Like Crazy is a serious indie romance about a British college student in L.A. (Anna, played by Felicity Jones) who falls in love with an American student (Jacob, played by Anton Yelchin). Anna decides to overstay her visa so that she can spend the summer with Jacob, with consequences that will haunt them for a very long time.
Like Crazy works as well as it does primarily because of the acting of, and chemistry between, Jones and Yelchin (with some excellent supporting work from Jennifer Lawrence, Alex Kingston and Oliver Muirhead). You may recall that I was recently singing the praises of Yelchin and Lawrence when they teamed up in The Beaver. It seems rather coincidental that they would team up again here. I predict great things for all three of the young actors.
Like Crazy’s forte is not its dialogue (which isn’t profound but did feel very real), but the way emotions are conveyed by these actors without dialogue. I always felt like I knew exactly what these characters were thinking and that drew me in and helped me to care about them. This is important because the structure of the film actually works against caring too deeply for the characters. In fact, the characters consistently disappoint (e.g. If Jacob loves Anna as much as he says he does, then why doesn’t he move to London?). At the same time, I have watched a number of actual young romances in the 21st century which have taken similar paths after that initial burst of ecstatic passion (i.e. I think Like Crazy reflects a fear of commitment which is fairly common among today’s young adults - less so when I was a young adult).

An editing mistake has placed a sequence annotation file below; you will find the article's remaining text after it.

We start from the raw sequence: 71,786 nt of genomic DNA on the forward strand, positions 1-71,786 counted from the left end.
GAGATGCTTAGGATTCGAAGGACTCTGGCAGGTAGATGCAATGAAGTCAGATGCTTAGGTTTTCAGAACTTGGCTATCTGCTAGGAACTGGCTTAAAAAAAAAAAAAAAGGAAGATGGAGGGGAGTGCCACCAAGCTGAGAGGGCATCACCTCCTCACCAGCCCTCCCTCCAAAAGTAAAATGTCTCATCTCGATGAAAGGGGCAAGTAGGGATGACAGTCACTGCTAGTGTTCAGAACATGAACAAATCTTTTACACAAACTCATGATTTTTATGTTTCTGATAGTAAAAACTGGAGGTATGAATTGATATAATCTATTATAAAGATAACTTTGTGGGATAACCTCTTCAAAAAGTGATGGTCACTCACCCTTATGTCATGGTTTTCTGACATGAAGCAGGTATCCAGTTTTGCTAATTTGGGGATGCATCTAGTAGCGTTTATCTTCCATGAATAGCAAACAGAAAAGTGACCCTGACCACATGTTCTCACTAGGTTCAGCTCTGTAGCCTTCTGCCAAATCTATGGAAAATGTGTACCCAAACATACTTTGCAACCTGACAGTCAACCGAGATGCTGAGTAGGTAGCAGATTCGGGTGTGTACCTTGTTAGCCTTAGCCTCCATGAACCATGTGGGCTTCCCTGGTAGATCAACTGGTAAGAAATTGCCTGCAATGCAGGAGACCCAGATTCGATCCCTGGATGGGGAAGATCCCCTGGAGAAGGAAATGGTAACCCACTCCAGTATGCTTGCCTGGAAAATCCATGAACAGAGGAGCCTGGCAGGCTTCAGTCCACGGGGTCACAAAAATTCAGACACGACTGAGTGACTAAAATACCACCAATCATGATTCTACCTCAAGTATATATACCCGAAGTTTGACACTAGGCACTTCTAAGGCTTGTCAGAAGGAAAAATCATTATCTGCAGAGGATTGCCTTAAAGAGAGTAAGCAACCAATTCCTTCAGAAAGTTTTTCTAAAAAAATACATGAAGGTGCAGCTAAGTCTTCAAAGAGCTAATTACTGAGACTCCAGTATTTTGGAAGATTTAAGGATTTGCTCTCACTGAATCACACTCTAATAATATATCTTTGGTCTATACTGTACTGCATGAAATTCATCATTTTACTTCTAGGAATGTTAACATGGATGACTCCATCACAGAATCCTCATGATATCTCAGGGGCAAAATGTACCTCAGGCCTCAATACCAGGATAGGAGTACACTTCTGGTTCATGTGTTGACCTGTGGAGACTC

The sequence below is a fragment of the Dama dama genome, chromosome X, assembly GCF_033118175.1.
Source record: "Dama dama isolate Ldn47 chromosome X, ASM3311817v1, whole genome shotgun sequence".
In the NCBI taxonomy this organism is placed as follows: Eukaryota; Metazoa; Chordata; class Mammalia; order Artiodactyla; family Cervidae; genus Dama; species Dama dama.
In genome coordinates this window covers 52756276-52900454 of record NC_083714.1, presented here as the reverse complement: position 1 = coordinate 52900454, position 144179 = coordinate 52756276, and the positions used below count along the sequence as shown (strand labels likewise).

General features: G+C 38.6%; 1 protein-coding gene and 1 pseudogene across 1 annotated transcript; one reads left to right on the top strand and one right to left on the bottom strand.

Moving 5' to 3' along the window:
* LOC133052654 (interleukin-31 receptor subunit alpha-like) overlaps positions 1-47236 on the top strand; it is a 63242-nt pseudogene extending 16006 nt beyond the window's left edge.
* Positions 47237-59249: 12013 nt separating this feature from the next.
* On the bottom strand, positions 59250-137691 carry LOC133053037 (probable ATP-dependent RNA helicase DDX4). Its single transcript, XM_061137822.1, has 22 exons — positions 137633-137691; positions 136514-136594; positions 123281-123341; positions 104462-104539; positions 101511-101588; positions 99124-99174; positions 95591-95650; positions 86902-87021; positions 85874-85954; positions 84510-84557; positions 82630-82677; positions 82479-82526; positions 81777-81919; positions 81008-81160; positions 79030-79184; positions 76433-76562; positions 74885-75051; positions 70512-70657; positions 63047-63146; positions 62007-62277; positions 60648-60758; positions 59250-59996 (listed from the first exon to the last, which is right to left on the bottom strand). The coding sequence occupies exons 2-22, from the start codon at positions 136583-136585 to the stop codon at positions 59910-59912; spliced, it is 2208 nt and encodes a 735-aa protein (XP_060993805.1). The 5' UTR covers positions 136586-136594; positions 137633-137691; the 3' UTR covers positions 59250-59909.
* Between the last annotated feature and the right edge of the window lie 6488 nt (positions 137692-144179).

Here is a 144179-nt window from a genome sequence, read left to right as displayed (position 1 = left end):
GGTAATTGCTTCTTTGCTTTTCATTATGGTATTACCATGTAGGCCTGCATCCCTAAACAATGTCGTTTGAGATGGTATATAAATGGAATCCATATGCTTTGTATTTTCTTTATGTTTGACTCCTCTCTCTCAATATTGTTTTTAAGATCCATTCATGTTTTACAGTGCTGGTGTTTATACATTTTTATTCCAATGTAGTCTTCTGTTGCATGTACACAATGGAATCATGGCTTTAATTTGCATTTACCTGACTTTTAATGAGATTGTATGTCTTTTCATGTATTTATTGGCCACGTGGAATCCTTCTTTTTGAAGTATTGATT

Taken on its own, Like Crazy is an original and entertaining film, with more than its fair share of precious scenes, both joyous and depressing. But I could not help but compare it to one of my favourite serious young adult romances: Before Sunrise. The dialogue in the latter film made me hang on every word, and watching the film, which also reflects the values of many of today’s young adults, was a profoundly satisfying experience. Like Crazy was not. Still, I will give it a solid *** that verges on ***+. My mug is up.